One of the two original school buildings of the “People’s school”. (Photo by Asad Chishti)
Close up of one of the two original school buildings of the “People’s school”. (Photo by Asad Chishti)
My aunt Hasiah, and Mok’s eldest daughter, shows me a few of the many batik sarongs from Mok’s personal collection. (Photo by Shazlin Rahman)

Batik Sarongs

Batik sarongs are the quintessential clothing item for women in the Malay archipelago. Batik is a technique where motifs are drawn or printed on fabric in wax and later filled in with fabric dye. Parts of the fabric that is covered in wax will resist the dye, thus creating a clear outline of the motifs. My curiosity about Mok’s life was sparked by the collection of batik sarongs she left behind. I learned about Mok’s work in colouring batik sarongs at home when she was a young mother, like many women like herself at the time, and later involved her three daughters to supplement the family income. Batik manufacturers would typically employ men to draw or print the motifs, and women like Mok would do the work of colouring the motifs in the comfort of their own homes. According to my aunt, it was this work that generated the surplus income that helped them slowly break out of the cycle of poverty. On my recent visit to Mok’s and my hometown of Kota Bharu, Kelantan in east Malaysia, I discovered the industry has remained largely unchanged: batik-making still came out of small, home-based operations, men were still primarily hired to draw the motifs and the colouring was done by women, often those who lived close by and were therefore able to care for their children and their homes while working.

A batik colourist at work at one of the many small batik workshops along Pantai Cahaya Bulan road, a popular tourist attraction in Kelantan, Malaysia. (Photo by Asad Chishti)

Although batik is one of the state of Kelantan as well as Malaysia’s most popular cultural exports, this value is not reflected in the remuneration given to the women in the batik industry, nor in the conditions in which they work. I explore this gap in the relationship between Malay women’s labour, beauty and the batik industry through my upcoming photo essay with photographer Asad Chishti. You can see more of my reflections on Mok’s life, batik sarongs and the batik industry at and @hersarong.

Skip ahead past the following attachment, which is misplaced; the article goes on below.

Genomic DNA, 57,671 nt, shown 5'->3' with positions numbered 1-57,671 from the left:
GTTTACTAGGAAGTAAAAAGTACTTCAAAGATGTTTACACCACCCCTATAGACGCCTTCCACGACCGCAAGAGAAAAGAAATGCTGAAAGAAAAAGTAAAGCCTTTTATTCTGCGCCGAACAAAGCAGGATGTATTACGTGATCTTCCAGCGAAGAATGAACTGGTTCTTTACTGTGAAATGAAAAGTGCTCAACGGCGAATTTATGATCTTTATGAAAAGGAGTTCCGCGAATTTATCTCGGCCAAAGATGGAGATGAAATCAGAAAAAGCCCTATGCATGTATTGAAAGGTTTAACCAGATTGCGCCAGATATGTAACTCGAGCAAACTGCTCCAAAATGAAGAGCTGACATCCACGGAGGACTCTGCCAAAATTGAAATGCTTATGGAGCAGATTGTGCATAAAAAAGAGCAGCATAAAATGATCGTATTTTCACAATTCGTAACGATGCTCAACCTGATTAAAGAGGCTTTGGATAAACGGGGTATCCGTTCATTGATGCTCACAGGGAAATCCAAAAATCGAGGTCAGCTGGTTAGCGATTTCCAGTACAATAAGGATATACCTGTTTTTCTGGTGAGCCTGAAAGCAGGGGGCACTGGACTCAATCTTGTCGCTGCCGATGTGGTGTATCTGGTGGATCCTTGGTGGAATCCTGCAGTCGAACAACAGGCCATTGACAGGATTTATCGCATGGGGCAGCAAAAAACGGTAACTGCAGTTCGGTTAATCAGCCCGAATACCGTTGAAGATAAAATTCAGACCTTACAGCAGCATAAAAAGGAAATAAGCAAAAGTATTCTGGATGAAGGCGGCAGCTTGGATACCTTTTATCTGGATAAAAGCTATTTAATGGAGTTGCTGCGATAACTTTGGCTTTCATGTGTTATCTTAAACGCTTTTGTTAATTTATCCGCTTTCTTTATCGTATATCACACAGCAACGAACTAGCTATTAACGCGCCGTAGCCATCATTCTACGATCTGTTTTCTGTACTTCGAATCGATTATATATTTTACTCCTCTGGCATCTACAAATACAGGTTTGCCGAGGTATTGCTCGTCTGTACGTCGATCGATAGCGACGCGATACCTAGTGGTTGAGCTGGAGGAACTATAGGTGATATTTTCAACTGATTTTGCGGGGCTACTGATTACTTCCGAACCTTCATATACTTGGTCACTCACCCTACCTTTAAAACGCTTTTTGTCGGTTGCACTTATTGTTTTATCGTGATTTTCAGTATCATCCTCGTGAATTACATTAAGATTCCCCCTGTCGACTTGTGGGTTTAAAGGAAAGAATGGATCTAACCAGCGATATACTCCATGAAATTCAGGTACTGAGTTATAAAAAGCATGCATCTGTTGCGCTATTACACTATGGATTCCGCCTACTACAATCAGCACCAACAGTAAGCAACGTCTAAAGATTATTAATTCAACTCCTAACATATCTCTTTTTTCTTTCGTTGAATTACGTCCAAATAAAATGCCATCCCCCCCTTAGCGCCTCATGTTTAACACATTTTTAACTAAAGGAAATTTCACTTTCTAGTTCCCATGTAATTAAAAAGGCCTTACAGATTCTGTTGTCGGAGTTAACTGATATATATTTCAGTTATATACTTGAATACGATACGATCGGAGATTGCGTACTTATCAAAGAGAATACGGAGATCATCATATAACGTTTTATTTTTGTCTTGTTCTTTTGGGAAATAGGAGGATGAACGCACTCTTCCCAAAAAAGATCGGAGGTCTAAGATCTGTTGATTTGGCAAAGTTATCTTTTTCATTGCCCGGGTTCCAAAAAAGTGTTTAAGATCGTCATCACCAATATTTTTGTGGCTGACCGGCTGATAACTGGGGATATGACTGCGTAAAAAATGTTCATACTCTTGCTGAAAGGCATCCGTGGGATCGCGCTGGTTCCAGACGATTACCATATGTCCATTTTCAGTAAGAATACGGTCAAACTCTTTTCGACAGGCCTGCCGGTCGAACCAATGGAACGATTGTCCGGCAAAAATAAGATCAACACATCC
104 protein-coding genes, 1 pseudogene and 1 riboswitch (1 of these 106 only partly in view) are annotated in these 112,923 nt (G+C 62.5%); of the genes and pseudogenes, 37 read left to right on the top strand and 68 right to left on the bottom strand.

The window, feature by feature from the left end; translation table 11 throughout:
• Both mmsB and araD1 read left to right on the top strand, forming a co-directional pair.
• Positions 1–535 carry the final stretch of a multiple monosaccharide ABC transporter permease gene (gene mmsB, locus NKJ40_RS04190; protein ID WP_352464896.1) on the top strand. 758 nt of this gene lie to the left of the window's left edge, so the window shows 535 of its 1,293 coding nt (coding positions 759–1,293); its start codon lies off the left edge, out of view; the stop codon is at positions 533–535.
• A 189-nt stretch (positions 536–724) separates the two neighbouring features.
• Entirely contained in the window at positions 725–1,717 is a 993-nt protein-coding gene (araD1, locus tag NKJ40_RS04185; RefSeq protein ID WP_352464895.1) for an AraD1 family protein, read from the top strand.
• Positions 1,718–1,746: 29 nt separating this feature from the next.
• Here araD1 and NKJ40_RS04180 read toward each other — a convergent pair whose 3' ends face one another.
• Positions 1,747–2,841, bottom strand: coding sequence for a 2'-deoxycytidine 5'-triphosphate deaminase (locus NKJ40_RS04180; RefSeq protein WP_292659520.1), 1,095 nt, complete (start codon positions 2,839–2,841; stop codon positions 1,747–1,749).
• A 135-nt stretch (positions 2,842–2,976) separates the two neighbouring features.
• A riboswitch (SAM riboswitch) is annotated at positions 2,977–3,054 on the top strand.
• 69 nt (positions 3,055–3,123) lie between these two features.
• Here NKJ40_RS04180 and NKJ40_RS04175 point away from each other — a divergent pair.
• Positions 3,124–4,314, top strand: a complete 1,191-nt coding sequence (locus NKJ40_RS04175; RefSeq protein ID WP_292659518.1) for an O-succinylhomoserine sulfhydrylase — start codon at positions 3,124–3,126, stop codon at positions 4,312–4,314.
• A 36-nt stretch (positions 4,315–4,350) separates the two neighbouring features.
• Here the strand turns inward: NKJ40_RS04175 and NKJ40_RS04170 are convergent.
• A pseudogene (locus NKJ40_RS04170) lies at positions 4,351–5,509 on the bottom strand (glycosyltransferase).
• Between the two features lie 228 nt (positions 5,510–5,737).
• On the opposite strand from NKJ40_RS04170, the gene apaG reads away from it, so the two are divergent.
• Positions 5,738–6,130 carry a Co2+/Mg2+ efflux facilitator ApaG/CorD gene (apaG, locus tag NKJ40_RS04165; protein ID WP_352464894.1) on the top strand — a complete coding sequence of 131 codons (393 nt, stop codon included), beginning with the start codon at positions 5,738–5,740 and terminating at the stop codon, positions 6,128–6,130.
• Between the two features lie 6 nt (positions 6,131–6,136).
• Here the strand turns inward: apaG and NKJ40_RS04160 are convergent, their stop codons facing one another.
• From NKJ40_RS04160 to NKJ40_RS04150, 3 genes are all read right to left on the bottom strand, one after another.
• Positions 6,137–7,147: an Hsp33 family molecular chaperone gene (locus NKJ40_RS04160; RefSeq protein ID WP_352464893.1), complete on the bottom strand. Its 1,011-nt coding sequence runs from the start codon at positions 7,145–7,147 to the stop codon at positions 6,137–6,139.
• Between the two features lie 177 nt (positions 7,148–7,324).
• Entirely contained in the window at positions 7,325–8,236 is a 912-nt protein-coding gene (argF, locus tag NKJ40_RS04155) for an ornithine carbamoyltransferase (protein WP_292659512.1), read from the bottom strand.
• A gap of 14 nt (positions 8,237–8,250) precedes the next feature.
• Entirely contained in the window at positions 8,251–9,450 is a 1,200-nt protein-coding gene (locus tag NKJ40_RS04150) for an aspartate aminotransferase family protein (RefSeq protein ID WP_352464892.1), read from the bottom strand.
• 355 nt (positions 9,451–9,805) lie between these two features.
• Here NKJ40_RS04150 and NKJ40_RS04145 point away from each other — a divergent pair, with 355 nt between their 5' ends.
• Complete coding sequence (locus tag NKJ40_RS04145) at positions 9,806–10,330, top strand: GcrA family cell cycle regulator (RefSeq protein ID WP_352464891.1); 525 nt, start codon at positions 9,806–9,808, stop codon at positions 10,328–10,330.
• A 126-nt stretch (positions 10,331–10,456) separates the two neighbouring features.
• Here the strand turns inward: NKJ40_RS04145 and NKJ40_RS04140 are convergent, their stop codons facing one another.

When I began my journey over a year ago to reconnect with my late grandmother and, by extension, to my Malay culture, my connection to those two aspects of my identity felt tenuous at best. Now, I’ve found a reservoir of beauty and life lessons that will remain relevant regardless of whether I’m in Canada or Malaysia.

Shazlin Rahman is a Malaysian-born, Toronto-based freelance writer and artist. She has six years of architectural education from Malaysia and Australia, a degree in Journalism from Wilfrid Laurier University and M.A. in Communication and Culture from the interdisciplinary joint program at Ryerson/York. Shazlin uses photography, abstract art and creative nonfiction to engage her audience in conversations about the resilience of women of colour.


Conversations: How Food and Storytelling Can Bring You Home

By Soko Negash

Over the next few months, we will be featuring articles and conversations from our Behind the Dust Visual Series Mediamakers. This is the first in the series.

I first connected with Lily Hu by way of Angry Asian Feminist Gang, a Facebook group created by Amy Wong for self-identifying Asian Feminists with an interest in art and cultural production. We later discovered that both of our families (her parents, my mother’s side) are from Taishan, a small-ish city in southwestern China. We also unknowingly grew up on the same street, and even shared some of the same childhood friends, but we had somehow never really met — until very recently.

About a month ago, she invited me over for dinner. Before I even saw her for the first time, I smelled her cooking. “I hope you like trotters,” she yelled from the kitchen stove. I didn’t know then that trotters are the culinary term for pig’s feet. She moved seamlessly through the kitchen, tasting and adding things in between talks we had about intergenerational traumas, the ways we connect and don’t connect to aspects of our culture, and forgiveness. I left that night with a full heart and stomach.

When Lily was young, her parents opened the doors to a family-run Chinese restaurant. Her dad handled all the cooking and her mom managed the front-of-house. As a child, Lily found herself fascinated with her dad’s methodical routine and would peer over his shoulder, constantly; observing and studying the craft.

Now, at 26, Lily freelances as a chef and has worked at some of Toronto’s top restaurants, like Scaramouche and Momofuku. When she’s not thriving in the heat of high-end kitchens, she runs Cook ‘n Grow, a kids community program based in Regent Park, which she created with her friends Natalie and Karrin, in collaboration with Green Thumbs. Lily has also started sharing her stories through writing. She recently penned a piece for Cherry Bombe about her experience with sexual harassment and Stockholm syndrome while working in the industry.

Today, she cooked something new and we discussed authenticity, storytelling through food, and what home tastes like – amongst other truths.

The menu: Homemade ricotta-stuffed ravioli, tossed in brown butter sauce, served on a bed of roasted sweet potato, arugula, and radicchio.